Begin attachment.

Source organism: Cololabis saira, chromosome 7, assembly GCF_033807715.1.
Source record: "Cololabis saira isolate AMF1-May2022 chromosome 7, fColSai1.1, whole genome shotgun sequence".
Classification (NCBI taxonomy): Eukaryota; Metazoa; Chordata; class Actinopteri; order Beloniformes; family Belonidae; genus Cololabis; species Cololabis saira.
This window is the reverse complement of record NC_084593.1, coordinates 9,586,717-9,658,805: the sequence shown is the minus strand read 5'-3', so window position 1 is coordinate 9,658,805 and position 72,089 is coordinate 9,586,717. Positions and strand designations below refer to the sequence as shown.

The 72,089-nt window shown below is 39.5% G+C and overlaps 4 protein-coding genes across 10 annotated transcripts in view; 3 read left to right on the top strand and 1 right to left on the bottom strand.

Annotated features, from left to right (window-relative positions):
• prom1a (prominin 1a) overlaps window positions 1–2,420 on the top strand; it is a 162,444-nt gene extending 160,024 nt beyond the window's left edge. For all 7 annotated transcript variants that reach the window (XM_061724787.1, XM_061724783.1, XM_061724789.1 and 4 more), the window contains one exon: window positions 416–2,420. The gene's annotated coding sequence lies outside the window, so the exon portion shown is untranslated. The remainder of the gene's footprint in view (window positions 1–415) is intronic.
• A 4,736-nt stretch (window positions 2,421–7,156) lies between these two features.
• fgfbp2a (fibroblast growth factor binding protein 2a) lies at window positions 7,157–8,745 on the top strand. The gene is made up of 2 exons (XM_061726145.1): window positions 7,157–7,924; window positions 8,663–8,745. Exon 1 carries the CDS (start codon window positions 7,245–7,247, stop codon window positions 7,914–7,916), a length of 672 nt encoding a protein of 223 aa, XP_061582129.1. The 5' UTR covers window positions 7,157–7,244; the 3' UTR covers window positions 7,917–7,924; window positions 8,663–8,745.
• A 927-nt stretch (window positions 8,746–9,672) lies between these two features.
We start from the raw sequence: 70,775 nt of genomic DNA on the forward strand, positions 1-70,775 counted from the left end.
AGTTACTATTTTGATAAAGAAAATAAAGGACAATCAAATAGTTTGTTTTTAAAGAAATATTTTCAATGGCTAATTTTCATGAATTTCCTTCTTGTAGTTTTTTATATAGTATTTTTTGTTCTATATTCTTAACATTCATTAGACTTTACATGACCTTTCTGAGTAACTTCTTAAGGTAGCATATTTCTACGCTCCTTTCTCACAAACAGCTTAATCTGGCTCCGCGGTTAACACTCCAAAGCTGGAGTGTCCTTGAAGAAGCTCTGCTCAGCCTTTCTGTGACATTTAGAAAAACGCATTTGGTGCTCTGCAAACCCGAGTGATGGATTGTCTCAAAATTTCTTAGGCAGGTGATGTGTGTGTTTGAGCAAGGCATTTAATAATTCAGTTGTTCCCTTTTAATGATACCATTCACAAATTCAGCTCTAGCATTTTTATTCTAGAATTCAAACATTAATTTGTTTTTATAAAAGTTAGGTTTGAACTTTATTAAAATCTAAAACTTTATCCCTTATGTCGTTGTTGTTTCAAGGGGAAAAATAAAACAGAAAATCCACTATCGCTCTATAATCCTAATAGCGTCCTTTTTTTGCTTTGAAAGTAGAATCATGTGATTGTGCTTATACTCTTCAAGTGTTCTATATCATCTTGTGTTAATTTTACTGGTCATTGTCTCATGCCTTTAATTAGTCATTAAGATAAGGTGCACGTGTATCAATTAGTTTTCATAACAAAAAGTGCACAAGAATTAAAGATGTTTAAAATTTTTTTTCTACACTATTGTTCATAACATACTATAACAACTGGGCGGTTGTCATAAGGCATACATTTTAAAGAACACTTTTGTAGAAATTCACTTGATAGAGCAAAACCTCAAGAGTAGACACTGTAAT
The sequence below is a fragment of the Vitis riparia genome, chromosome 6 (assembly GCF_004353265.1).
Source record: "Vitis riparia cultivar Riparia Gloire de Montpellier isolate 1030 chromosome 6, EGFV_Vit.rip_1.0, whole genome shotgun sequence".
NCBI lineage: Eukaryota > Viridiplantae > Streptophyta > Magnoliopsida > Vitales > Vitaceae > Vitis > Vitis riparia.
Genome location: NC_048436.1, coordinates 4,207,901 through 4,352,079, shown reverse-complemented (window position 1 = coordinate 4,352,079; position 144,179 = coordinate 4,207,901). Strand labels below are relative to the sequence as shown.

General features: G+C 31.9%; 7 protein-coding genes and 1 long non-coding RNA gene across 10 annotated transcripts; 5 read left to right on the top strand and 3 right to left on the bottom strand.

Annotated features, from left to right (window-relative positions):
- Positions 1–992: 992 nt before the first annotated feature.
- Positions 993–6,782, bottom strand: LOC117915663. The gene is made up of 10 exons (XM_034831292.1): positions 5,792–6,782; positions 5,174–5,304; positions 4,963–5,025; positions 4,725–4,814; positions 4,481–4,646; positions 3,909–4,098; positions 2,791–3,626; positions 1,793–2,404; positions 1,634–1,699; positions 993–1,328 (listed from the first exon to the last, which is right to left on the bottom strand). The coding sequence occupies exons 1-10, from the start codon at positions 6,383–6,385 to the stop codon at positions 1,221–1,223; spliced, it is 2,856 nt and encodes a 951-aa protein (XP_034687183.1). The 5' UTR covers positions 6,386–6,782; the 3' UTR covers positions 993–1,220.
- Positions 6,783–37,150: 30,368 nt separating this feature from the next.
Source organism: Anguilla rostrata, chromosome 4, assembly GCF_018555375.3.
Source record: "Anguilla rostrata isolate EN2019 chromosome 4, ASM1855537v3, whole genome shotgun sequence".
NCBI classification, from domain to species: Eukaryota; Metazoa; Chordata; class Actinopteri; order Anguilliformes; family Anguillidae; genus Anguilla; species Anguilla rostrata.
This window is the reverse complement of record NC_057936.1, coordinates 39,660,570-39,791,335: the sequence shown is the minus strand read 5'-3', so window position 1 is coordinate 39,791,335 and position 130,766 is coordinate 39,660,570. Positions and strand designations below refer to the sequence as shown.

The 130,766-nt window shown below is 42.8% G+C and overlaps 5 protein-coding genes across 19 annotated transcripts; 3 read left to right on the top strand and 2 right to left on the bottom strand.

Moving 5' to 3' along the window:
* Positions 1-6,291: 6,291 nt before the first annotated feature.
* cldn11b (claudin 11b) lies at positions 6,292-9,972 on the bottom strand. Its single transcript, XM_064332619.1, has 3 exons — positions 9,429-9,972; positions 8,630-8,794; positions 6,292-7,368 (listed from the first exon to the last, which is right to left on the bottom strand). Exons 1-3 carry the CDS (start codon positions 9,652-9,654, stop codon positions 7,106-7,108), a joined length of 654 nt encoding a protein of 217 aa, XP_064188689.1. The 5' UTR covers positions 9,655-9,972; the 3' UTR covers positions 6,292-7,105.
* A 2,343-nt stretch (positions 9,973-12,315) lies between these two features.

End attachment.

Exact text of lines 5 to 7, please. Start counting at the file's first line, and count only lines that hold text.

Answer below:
The 72,089-nt window shown below is 39.5% G+C and overlaps 4 protein-coding genes across 10 annotated transcripts in view; 3 read left to right on the top strand and 1 right to left on the bottom strand.

Annotated features, from left to right (window-relative positions):
• prom1a (prominin 1a) overlaps window positions 1–2,420 on the top strand; it is a 162,444-nt gene extending 160,024 nt beyond the window's left edge. For all 7 annotated transcript variants that reach the window (XM_061724787.1, XM_061724783.1, XM_061724789.1 and 4 more), the window contains one exon: window positions 416–2,420. The gene's annotated coding sequence lies outside the window, so the exon portion shown is untranslated. The remainder of the gene's footprint in view (window positions 1–415) is intronic.